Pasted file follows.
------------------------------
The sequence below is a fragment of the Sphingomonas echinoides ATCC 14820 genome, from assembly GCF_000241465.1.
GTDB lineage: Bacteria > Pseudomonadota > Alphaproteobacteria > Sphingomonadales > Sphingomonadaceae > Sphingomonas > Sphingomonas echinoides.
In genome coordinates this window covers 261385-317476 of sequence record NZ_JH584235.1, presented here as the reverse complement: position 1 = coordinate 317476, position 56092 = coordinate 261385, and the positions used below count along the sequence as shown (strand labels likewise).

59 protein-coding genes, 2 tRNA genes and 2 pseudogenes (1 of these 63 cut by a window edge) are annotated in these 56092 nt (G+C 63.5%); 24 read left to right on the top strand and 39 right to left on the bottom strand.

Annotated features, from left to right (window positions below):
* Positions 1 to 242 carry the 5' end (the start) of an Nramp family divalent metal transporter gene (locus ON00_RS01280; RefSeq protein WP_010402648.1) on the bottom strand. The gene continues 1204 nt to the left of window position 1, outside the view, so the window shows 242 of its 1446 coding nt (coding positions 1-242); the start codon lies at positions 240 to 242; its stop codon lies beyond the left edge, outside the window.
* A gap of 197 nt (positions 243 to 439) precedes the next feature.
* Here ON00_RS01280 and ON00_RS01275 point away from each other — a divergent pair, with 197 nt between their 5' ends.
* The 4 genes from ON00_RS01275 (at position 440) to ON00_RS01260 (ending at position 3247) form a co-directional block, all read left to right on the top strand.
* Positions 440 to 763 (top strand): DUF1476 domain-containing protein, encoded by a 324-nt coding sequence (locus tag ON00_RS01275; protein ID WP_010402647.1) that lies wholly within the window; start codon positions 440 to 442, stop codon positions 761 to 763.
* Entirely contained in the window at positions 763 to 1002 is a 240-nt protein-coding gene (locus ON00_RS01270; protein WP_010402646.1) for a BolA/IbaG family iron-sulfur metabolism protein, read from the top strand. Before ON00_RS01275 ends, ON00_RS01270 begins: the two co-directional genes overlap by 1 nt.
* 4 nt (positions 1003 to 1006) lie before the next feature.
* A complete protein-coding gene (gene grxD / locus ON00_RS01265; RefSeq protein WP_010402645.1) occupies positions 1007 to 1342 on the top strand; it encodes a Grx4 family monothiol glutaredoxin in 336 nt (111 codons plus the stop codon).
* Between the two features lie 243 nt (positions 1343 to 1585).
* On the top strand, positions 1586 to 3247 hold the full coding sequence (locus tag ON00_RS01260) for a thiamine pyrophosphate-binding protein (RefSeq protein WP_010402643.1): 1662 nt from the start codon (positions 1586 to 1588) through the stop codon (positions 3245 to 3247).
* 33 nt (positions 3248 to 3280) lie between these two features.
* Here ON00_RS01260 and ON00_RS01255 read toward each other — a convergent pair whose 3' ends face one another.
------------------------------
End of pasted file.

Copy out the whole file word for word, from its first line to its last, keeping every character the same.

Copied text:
The sequence below is a fragment of the Sphingomonas echinoides ATCC 14820 genome, from assembly GCF_000241465.1.
GTDB lineage: Bacteria > Pseudomonadota > Alphaproteobacteria > Sphingomonadales > Sphingomonadaceae > Sphingomonas > Sphingomonas echinoides.
In genome coordinates this window covers 261385-317476 of sequence record NZ_JH584235.1, presented here as the reverse complement: position 1 = coordinate 317476, position 56092 = coordinate 261385, and the positions used below count along the sequence as shown (strand labels likewise).

59 protein-coding genes, 2 tRNA genes and 2 pseudogenes (1 of these 63 cut by a window edge) are annotated in these 56092 nt (G+C 63.5%); 24 read left to right on the top strand and 39 right to left on the bottom strand.

Annotated features, from left to right (window positions below):
* Positions 1 to 242 carry the 5' end (the start) of an Nramp family divalent metal transporter gene (locus ON00_RS01280; RefSeq protein WP_010402648.1) on the bottom strand. The gene continues 1204 nt to the left of window position 1, outside the view, so the window shows 242 of its 1446 coding nt (coding positions 1-242); the start codon lies at positions 240 to 242; its stop codon lies beyond the left edge, outside the window.
* A gap of 197 nt (positions 243 to 439) precedes the next feature.
* Here ON00_RS01280 and ON00_RS01275 point away from each other — a divergent pair, with 197 nt between their 5' ends.
* The 4 genes from ON00_RS01275 (at position 440) to ON00_RS01260 (ending at position 3247) form a co-directional block, all read left to right on the top strand.
* Positions 440 to 763 (top strand): DUF1476 domain-containing protein, encoded by a 324-nt coding sequence (locus tag ON00_RS01275; protein ID WP_010402647.1) that lies wholly within the window; start codon positions 440 to 442, stop codon positions 761 to 763.
* Entirely contained in the window at positions 763 to 1002 is a 240-nt protein-coding gene (locus ON00_RS01270; protein WP_010402646.1) for a BolA/IbaG family iron-sulfur metabolism protein, read from the top strand. Before ON00_RS01275 ends, ON00_RS01270 begins: the two co-directional genes overlap by 1 nt.
* 4 nt (positions 1003 to 1006) lie before the next feature.
* A complete protein-coding gene (gene grxD / locus ON00_RS01265; RefSeq protein WP_010402645.1) occupies positions 1007 to 1342 on the top strand; it encodes a Grx4 family monothiol glutaredoxin in 336 nt (111 codons plus the stop codon).
* Between the two features lie 243 nt (positions 1343 to 1585).
* On the top strand, positions 1586 to 3247 hold the full coding sequence (locus tag ON00_RS01260) for a thiamine pyrophosphate-binding protein (RefSeq protein WP_010402643.1): 1662 nt from the start codon (positions 1586 to 1588) through the stop codon (positions 3245 to 3247).
* 33 nt (positions 3248 to 3280) lie between these two features.
* Here ON00_RS01260 and ON00_RS01255 read toward each other — a convergent pair whose 3' ends face one another.